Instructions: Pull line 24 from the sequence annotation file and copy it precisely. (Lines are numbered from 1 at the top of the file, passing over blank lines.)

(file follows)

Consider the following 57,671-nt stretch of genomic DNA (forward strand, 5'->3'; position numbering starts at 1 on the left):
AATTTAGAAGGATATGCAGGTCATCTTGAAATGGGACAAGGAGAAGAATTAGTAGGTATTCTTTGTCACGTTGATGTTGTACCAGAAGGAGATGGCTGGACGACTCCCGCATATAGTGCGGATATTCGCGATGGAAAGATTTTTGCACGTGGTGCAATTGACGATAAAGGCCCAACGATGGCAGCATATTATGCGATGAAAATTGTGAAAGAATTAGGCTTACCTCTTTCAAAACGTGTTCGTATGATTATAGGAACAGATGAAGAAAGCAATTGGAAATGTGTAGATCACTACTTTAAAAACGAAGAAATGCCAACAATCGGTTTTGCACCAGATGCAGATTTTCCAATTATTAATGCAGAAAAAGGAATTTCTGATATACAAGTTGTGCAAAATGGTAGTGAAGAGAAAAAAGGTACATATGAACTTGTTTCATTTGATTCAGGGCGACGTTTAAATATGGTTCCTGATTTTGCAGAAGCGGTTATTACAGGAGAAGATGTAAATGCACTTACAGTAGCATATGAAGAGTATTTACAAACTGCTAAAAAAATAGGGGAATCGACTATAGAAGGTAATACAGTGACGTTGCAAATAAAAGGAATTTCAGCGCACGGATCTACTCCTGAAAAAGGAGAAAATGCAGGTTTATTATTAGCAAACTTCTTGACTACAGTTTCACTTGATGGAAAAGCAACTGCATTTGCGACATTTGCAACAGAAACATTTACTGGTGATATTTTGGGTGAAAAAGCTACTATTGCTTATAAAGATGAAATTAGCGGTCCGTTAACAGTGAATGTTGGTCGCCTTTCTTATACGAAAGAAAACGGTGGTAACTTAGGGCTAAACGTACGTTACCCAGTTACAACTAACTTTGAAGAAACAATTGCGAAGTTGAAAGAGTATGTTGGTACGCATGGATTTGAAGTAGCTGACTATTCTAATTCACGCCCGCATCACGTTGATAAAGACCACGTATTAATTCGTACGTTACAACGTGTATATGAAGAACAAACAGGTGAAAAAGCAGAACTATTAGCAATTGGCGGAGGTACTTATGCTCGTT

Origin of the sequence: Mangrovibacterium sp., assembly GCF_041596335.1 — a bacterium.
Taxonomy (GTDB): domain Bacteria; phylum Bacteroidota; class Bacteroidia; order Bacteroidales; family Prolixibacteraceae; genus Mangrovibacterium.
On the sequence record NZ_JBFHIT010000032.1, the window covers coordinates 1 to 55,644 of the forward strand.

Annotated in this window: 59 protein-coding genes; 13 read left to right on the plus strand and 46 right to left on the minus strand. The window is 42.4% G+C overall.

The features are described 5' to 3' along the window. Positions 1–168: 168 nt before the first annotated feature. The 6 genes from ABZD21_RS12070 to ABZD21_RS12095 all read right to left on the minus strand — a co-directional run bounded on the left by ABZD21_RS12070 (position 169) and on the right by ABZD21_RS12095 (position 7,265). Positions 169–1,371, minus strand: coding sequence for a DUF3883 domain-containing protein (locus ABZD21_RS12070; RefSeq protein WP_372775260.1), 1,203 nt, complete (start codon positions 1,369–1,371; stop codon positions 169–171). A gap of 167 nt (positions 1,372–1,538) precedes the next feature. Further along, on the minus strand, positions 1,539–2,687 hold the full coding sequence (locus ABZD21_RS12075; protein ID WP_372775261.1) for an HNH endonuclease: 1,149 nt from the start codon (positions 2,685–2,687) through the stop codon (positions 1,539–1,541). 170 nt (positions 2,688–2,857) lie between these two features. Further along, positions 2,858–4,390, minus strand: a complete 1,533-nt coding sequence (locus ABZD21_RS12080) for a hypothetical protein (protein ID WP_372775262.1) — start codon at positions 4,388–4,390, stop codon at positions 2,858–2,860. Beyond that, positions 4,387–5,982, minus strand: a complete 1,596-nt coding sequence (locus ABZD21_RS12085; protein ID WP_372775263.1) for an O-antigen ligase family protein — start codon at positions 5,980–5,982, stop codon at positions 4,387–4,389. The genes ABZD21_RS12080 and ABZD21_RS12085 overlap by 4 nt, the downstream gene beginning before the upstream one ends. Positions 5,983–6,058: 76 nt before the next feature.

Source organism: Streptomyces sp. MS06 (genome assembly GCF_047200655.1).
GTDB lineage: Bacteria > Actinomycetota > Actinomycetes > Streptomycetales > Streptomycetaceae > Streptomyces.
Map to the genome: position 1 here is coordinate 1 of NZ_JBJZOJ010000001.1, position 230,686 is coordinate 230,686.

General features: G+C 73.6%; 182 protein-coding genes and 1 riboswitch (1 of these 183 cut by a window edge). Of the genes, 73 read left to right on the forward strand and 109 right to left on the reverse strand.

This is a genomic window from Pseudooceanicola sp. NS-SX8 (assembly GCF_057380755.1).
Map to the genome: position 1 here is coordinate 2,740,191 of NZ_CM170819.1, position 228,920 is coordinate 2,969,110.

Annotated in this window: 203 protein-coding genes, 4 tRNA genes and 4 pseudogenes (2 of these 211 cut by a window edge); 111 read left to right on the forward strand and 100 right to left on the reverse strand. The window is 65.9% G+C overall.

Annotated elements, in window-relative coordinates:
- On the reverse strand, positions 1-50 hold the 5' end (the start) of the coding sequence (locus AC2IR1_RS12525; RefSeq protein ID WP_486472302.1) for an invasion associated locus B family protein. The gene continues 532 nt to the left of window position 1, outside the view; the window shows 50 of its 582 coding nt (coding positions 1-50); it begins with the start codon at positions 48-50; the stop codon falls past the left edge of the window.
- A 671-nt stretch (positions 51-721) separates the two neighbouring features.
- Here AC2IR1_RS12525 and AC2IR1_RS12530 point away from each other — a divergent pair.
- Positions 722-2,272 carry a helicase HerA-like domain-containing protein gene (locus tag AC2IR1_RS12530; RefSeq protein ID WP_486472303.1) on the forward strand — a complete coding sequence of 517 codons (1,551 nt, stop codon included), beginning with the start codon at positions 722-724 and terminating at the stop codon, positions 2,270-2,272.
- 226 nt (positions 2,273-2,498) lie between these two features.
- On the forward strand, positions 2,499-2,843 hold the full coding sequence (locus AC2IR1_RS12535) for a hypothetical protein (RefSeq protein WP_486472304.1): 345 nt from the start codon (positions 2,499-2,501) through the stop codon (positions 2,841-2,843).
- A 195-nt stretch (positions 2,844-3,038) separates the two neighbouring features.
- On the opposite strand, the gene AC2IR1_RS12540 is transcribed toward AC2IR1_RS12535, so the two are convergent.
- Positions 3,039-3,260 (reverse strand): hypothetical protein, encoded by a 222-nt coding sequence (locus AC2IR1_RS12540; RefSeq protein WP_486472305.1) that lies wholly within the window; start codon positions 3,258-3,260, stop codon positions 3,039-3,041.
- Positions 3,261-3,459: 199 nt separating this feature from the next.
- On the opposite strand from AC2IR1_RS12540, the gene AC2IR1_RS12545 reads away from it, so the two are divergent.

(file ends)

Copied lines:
- Positions 3,039-3,260 (reverse strand): hypothetical protein, encoded by a 222-nt coding sequence (locus AC2IR1_RS12540; RefSeq protein WP_486472305.1) that lies wholly within the window; start codon positions 3,258-3,260, stop codon positions 3,039-3,041.